Long before European settlers arrived on Native American soil, the Six Nations of the Iroquois Confederacy lived in a free and democratic society. The Great Council of the Haudenosaunee, or People of the Long House, governed on the principles of peace, unity, and the “power of the good mind.” Their goal was to enlighten and transform any enemy or destructive force into a friend and ally.
One exceptionally good mind, Naomi Lee ’07 (MS), ’13 (PhD), is driven by these principles through her work in biomedical research, STEM education, and mentoring.
In Lee’s research to detect, treat, and prevent disease, she develops vaccines that may transform the viral enemies of human health into powerful allies. Through mentorship, Lee encourages Native American and other young people of color to pursue their interest in science, technology, engineering, and mathematics.
Lee has summed up her path and mission with a simple prayer of the Lakota Sioux: Hecel lena oyate ki nipi kte—“So that the people may live.”
“We need to start getting our Native students through these pathways to academia and research. That’s one of my goals. If we increase the pool at a younger age, you’re more likely to get more students through this academic path.”
Lee was born and raised on the Seneca Cattaraugus Indian Reservation in western New York. She never felt poor or underprivileged because everyone on “the rez” shared the same hardships. Lee’s parents worked on the reservation, her father at a gas station and her mother at a laundromat.
Of mixed race, Lee faced ridicule and bullying both off the reservation (at a Catholic school) and on the reservation. Regardless, she did very well in her studies. Lee went on to achieve a bachelor’s degree from Rochester Institute of Technology as well as master’s and doctoral degrees from the University of Rochester.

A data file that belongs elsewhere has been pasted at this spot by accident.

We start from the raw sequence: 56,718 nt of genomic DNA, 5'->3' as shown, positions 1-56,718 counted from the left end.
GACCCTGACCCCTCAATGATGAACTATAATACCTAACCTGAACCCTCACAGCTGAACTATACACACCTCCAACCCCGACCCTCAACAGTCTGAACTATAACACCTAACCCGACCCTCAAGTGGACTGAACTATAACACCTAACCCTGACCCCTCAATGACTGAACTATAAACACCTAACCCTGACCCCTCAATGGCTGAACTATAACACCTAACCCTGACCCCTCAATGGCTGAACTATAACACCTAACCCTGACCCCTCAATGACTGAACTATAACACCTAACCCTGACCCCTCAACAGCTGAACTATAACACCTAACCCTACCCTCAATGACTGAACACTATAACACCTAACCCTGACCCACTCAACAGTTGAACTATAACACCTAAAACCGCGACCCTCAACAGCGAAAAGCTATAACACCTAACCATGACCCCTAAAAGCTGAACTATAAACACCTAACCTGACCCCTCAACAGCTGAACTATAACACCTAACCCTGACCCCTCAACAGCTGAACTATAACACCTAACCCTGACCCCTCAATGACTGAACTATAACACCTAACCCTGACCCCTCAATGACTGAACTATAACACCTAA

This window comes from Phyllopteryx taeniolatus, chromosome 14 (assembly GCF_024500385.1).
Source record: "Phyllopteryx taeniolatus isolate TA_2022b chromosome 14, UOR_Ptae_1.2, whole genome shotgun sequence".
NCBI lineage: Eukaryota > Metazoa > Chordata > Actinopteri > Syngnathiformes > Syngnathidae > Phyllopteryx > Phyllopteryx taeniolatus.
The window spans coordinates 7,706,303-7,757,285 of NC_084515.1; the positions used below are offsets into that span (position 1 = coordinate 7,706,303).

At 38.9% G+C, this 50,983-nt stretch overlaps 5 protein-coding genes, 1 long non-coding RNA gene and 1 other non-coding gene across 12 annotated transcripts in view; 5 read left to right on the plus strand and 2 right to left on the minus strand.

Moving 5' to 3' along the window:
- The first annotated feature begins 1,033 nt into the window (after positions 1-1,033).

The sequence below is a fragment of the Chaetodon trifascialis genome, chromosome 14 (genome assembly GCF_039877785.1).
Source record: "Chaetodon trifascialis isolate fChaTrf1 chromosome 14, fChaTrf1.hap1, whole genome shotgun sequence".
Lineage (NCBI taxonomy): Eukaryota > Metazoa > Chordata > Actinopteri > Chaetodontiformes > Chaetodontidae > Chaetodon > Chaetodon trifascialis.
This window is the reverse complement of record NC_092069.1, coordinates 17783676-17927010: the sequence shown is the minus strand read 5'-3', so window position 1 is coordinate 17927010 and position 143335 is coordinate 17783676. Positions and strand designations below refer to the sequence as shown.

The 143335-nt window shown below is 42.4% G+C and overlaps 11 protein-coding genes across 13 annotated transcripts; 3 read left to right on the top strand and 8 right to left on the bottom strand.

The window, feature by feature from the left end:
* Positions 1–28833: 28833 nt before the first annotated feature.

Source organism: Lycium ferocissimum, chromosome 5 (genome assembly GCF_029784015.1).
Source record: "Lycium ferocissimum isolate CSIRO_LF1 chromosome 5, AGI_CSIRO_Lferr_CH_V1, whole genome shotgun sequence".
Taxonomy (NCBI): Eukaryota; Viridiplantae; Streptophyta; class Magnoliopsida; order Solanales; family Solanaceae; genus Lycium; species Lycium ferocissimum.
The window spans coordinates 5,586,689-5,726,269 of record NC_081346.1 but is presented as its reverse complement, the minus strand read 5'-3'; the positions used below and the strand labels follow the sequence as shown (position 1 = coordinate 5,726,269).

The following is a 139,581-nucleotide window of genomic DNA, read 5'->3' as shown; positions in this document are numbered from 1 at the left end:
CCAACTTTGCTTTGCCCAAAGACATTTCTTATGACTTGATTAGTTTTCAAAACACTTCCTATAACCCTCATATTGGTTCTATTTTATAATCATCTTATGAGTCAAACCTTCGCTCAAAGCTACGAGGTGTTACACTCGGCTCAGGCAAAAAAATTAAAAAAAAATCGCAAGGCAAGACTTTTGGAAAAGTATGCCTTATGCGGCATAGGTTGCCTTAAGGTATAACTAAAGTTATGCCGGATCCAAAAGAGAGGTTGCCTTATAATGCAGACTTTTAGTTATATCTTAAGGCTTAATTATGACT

Lee took a leave of absence and two years away from her studies to care for her ailing parents. She also joined the Army National Guard. As a Seneca and “Keeper of the Western Door,” Lee believes her motivation along with that of many Native Americans to join the military comes from an inherent will to protect her people and defend ancestral lands.
After losing both parents in 2009, Lee recognized the prevalence of serious health issues and disease in tribal communities. She returned to the University with a renewed interest in infectious diseases and earned a PhD in chemistry in 2013. When she launched a career in biomedical research, she had one primary goal: to improve the lives of American Indian and Native people.
As a research fellow at the National Institute of Neurological Disorders and Stroke, Lee first tackled the human herpesvirus-6 (HHV-6), a widespread infection responsible for children’s roseola. At the University of New Mexico’s Department of Molecular Genetics and Microbiology, Lee focused her research on human papillomavirus (HPV) and the associated risk factors for cervical cancer among American Indian women of the Great Plains.
Lee joined the Department of Chemistry and Biochemistry at Northern Arizona University in 2018. In her lab, Lee and her team design and develop powerful peptide and protein-based vaccines. Composed of virus-like particles and self-assembling peptides, these vaccines provoke a strong immune response against infection and disease, such as HIV, Hepatitis B, and cancer-causing strains of HPV.
In addition to her research, Lee mentors young people to increase diversity in STEM education and she serves as a captain in the Army National Guard.
Awards and Honors
- First and only American Indian and Alaska Native (AIAN) United States doctoral recipient in chemistry
- AISES Professional of the Year award, 2018
- Member, American Chemical Society
- Member, Society for Advancement of Chicanos and Native Americans in Science
- Member, American Indian Science and Engineering Society